Homeowners to be replaced by tenants

| March 4, 2010 | 0 Comments

Reporting on its recent “Future Housing” conference the Council of Mortgage Lenders (CML) says it expects the UK to see a smaller proportion of homeowners and a higher proportion of tenants, mostly in the private sector, in the years ahead.

Changing consumer preferences and affordability pressures will drive the trend.

Examining the plight of first-time buyers, the CML’s head of research, Bob Pannell, estimates that to get a foot on the property ladder, today’s first-time buyer needs to a deposit of around £34,000, despite falling house prices.

Three years ago, the deposit required to enter the market was a much more manageable £12,700 and the difference can be attributed to tighter lending criteria.

Meanwhile “a chronic lack of supply of housing of all tenures seems set to persist”, the CML reports.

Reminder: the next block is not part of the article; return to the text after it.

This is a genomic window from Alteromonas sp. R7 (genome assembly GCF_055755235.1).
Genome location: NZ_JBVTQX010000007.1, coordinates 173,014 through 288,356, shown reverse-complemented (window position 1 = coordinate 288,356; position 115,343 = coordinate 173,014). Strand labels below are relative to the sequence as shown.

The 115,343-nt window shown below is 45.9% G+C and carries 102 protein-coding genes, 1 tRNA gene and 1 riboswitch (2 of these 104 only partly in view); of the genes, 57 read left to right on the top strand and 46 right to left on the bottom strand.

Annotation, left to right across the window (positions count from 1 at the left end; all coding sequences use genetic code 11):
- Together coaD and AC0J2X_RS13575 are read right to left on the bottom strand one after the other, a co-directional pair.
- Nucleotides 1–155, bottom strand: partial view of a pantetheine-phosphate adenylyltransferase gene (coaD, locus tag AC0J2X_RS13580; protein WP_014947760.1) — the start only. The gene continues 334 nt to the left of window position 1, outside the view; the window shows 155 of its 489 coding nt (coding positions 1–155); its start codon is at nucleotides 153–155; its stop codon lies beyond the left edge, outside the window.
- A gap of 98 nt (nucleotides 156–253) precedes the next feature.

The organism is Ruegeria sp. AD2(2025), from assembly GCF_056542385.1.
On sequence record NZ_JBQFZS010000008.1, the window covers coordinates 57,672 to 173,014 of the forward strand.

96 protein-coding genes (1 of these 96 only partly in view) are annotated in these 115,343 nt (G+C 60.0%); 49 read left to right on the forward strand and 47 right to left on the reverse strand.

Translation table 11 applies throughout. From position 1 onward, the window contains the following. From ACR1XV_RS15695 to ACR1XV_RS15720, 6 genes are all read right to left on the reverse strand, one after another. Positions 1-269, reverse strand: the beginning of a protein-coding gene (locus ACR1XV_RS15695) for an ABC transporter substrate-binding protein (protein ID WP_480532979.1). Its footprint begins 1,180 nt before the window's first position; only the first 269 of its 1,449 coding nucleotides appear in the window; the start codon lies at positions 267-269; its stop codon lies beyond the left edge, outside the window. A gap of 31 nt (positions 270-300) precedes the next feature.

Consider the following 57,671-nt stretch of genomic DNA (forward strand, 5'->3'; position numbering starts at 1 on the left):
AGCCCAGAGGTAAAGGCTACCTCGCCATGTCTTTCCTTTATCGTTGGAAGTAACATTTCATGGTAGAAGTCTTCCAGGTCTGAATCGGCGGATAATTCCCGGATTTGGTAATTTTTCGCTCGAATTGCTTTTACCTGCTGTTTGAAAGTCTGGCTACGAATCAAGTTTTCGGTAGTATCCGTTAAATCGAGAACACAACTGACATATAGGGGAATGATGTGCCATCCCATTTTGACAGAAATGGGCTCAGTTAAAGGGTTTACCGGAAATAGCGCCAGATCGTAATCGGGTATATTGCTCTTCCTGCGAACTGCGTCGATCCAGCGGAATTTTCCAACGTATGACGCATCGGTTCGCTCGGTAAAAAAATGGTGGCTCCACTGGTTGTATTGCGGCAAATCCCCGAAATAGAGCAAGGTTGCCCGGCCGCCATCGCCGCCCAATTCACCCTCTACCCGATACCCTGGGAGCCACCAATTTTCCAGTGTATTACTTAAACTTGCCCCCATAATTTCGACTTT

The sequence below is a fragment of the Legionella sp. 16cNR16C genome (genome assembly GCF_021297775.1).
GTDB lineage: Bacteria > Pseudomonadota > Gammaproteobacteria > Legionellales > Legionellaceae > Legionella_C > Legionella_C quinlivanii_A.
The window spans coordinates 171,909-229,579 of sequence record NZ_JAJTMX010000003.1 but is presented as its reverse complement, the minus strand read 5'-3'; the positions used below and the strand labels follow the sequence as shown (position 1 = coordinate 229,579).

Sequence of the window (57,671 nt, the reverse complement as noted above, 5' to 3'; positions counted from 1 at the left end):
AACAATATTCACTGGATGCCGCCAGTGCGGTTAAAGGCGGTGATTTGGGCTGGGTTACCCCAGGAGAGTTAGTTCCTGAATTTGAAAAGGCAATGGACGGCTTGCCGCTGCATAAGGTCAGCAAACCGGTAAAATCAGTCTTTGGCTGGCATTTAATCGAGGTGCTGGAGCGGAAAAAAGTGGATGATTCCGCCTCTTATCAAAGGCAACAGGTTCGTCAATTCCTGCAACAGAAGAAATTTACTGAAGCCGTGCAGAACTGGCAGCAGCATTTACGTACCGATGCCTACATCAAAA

The lenders’ body suggests that private sector funding constraints and public sector cutbacks are likely to produce a significant shortfall in the supply of both housing finance, and housing itself.

Between 1999 and 2009, the number of new homes built each year ranged from around 130,000 to around 170,000.

However, the Government’s National Housing and Planning Advisory Unit estimates a range of 238,000 to 290,000 new homes are needed per year to meet housing need.

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